Tish Tang


Rating: C

Want to visit a "drive-up" nude beach? At Tish Tang, some 45 minutes from the coast, visitors usually drive right onto a gravel-strewn riverbank, park their cars or trucks, get out, and start sunbathing and swimming au naturel. "It's so cool that you can take a vehicle and do this," comments Alex Towery, who usually goes to the Trinity River site at least once a summer. Access to the nearly mile-long beach is from a nearby campground. The beach itself isn't that impressive. And it can be loud on weekends, when suited families, mixed with teens and partiers, sometimes bring their boom boxes. "Some people even set up barbecues on the sand," says Towery. A few persons have reportedly injured themselves using a rope swing that's about 100 feet off the ground; the beach has several rope swings. Seniors and new agers have been coming to Tish Tang for years to try its waters, which some Hoopa Indians allege have the power to heal.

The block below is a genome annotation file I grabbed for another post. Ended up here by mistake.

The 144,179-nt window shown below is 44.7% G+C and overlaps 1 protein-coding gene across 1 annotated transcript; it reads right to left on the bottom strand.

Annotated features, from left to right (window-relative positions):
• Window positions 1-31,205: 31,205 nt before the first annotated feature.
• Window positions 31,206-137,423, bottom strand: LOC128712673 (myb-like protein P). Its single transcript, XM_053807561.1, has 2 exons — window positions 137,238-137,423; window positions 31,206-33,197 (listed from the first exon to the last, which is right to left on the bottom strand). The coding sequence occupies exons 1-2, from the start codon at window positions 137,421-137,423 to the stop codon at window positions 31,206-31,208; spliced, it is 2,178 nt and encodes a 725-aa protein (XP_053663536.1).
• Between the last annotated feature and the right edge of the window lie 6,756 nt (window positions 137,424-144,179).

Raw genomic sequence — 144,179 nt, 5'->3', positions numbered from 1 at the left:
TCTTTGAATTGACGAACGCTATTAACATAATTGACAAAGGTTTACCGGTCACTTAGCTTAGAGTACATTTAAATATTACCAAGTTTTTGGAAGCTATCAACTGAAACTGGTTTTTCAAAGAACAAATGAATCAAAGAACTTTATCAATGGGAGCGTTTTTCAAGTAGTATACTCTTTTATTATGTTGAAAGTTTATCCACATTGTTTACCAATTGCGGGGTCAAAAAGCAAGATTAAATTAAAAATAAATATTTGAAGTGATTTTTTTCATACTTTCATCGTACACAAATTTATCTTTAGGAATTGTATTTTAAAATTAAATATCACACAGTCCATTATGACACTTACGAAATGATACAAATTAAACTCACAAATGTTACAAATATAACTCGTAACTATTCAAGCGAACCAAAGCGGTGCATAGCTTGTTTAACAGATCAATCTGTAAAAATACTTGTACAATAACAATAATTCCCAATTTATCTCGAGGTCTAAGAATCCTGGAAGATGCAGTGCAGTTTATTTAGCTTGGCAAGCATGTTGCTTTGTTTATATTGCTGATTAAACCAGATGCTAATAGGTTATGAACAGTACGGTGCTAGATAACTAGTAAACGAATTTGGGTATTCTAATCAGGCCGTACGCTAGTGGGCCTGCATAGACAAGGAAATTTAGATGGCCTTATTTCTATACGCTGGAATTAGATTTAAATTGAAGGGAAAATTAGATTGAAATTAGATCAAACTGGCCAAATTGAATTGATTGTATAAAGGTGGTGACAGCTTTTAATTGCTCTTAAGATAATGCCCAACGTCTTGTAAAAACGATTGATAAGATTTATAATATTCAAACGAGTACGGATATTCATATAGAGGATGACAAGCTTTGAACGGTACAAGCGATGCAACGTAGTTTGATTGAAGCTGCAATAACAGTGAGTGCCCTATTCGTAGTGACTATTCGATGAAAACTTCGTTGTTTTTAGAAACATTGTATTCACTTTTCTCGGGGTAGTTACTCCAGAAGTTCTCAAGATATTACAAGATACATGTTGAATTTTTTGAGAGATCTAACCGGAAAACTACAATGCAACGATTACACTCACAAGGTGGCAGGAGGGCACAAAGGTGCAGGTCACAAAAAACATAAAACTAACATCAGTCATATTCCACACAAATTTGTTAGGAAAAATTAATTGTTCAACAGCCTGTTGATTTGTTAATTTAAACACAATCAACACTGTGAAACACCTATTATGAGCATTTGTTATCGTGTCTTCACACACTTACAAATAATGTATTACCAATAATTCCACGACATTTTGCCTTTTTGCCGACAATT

Property of the Hoopa Valley Indian Reservation, whose residents have complained about nudists in the past. Hoopa Valley is the largest reservation in California. According to an order issued by President U.S. Grant in 1976, the reservation encompasses 89,572 acres. The reservation is about 50 miles inland from the Pacific Ocean, and 300 miles north of San Francisco.

How to find it:

Head to Willow Creek (see above), then drive 7.9 miles north on Highway 96 toward Hoopa. "Highway 96 winds through a fantastic river canyon, along some of the best blacktop in California," tells Jerry White, of San Leandro. Driving time is approximately 30 minutes from Arcata to Willow Creek and then another 10-15 minutes to Tish Tang. The road follows the river in Six Rivers National Forest, just south of the Hoopa Valley Indian Reservation. Look for the Tish Tang campground and from there, drive onto the beach, being careful to stay on the smoothest, most well-worn stones.

The beach:

The best area is south around the bend. You can also canoe to Tish Tang. Water depth and speed depends on whether a dam along the Trinity is open, causing high levels, or closed.

The crowd:

Canoeists, tube riders, families, and a few skinny-dippers. Towery has observed 5-20 people present, with up to 25 percent going nude.


Rocky river bottom; cold water; may be noisy on weekends; some objections to nudity; during high water years, drownings have happened.

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